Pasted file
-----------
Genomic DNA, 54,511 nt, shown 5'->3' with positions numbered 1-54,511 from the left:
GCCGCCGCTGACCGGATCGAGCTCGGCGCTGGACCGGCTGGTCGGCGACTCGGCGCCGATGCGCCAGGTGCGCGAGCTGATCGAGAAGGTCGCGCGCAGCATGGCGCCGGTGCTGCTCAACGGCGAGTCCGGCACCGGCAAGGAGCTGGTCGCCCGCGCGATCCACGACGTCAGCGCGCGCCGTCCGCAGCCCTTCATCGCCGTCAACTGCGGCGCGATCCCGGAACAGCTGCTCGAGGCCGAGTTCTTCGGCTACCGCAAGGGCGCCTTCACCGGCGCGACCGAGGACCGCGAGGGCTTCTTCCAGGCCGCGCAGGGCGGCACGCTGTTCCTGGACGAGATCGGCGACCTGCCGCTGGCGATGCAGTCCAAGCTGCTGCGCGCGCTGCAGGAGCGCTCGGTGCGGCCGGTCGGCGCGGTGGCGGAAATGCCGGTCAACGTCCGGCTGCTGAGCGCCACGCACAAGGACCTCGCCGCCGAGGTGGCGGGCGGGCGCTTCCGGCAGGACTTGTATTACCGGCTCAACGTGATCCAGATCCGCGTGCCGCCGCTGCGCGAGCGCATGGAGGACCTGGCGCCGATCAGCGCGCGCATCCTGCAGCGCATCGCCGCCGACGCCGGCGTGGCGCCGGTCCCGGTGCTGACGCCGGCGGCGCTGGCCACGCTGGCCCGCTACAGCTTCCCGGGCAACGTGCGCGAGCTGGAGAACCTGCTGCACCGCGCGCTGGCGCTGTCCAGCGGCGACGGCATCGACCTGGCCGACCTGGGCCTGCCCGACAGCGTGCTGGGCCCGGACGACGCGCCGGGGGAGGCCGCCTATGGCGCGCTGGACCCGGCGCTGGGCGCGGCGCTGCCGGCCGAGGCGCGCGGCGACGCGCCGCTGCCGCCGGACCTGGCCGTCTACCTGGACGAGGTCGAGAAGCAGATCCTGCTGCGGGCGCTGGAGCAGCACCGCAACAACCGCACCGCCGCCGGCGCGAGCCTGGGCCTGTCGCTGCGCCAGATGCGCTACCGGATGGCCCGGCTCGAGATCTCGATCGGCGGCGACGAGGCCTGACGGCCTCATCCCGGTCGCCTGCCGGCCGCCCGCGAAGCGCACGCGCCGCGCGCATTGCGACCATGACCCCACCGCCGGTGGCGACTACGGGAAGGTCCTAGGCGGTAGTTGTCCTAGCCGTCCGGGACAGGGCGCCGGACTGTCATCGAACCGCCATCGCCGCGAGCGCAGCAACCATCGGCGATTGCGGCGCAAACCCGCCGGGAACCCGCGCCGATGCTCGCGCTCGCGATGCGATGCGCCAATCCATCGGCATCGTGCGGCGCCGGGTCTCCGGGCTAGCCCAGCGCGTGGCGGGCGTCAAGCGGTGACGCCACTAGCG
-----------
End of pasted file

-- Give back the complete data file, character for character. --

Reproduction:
Genomic DNA, 54,511 nt, shown 5'->3' with positions numbered 1-54,511 from the left:
GCCGCCGCTGACCGGATCGAGCTCGGCGCTGGACCGGCTGGTCGGCGACTCGGCGCCGATGCGCCAGGTGCGCGAGCTGATCGAGAAGGTCGCGCGCAGCATGGCGCCGGTGCTGCTCAACGGCGAGTCCGGCACCGGCAAGGAGCTGGTCGCCCGCGCGATCCACGACGTCAGCGCGCGCCGTCCGCAGCCCTTCATCGCCGTCAACTGCGGCGCGATCCCGGAACAGCTGCTCGAGGCCGAGTTCTTCGGCTACCGCAAGGGCGCCTTCACCGGCGCGACCGAGGACCGCGAGGGCTTCTTCCAGGCCGCGCAGGGCGGCACGCTGTTCCTGGACGAGATCGGCGACCTGCCGCTGGCGATGCAGTCCAAGCTGCTGCGCGCGCTGCAGGAGCGCTCGGTGCGGCCGGTCGGCGCGGTGGCGGAAATGCCGGTCAACGTCCGGCTGCTGAGCGCCACGCACAAGGACCTCGCCGCCGAGGTGGCGGGCGGGCGCTTCCGGCAGGACTTGTATTACCGGCTCAACGTGATCCAGATCCGCGTGCCGCCGCTGCGCGAGCGCATGGAGGACCTGGCGCCGATCAGCGCGCGCATCCTGCAGCGCATCGCCGCCGACGCCGGCGTGGCGCCGGTCCCGGTGCTGACGCCGGCGGCGCTGGCCACGCTGGCCCGCTACAGCTTCCCGGGCAACGTGCGCGAGCTGGAGAACCTGCTGCACCGCGCGCTGGCGCTGTCCAGCGGCGACGGCATCGACCTGGCCGACCTGGGCCTGCCCGACAGCGTGCTGGGCCCGGACGACGCGCCGGGGGAGGCCGCCTATGGCGCGCTGGACCCGGCGCTGGGCGCGGCGCTGCCGGCCGAGGCGCGCGGCGACGCGCCGCTGCCGCCGGACCTGGCCGTCTACCTGGACGAGGTCGAGAAGCAGATCCTGCTGCGGGCGCTGGAGCAGCACCGCAACAACCGCACCGCCGCCGGCGCGAGCCTGGGCCTGTCGCTGCGCCAGATGCGCTACCGGATGGCCCGGCTCGAGATCTCGATCGGCGGCGACGAGGCCTGACGGCCTCATCCCGGTCGCCTGCCGGCCGCCCGCGAAGCGCACGCGCCGCGCGCATTGCGACCATGACCCCACCGCCGGTGGCGACTACGGGAAGGTCCTAGGCGGTAGTTGTCCTAGCCGTCCGGGACAGGGCGCCGGACTGTCATCGAACCGCCATCGCCGCGAGCGCAGCAACCATCGGCGATTGCGGCGCAAACCCGCCGGGAACCCGCGCCGATGCTCGCGCTCGCGATGCGATGCGCCAATCCATCGGCATCGTGCGGCGCCGGGTCTCCGGGCTAGCCCAGCGCGTGGCGGGCGTCAAGCGGTGACGCCACTAGCG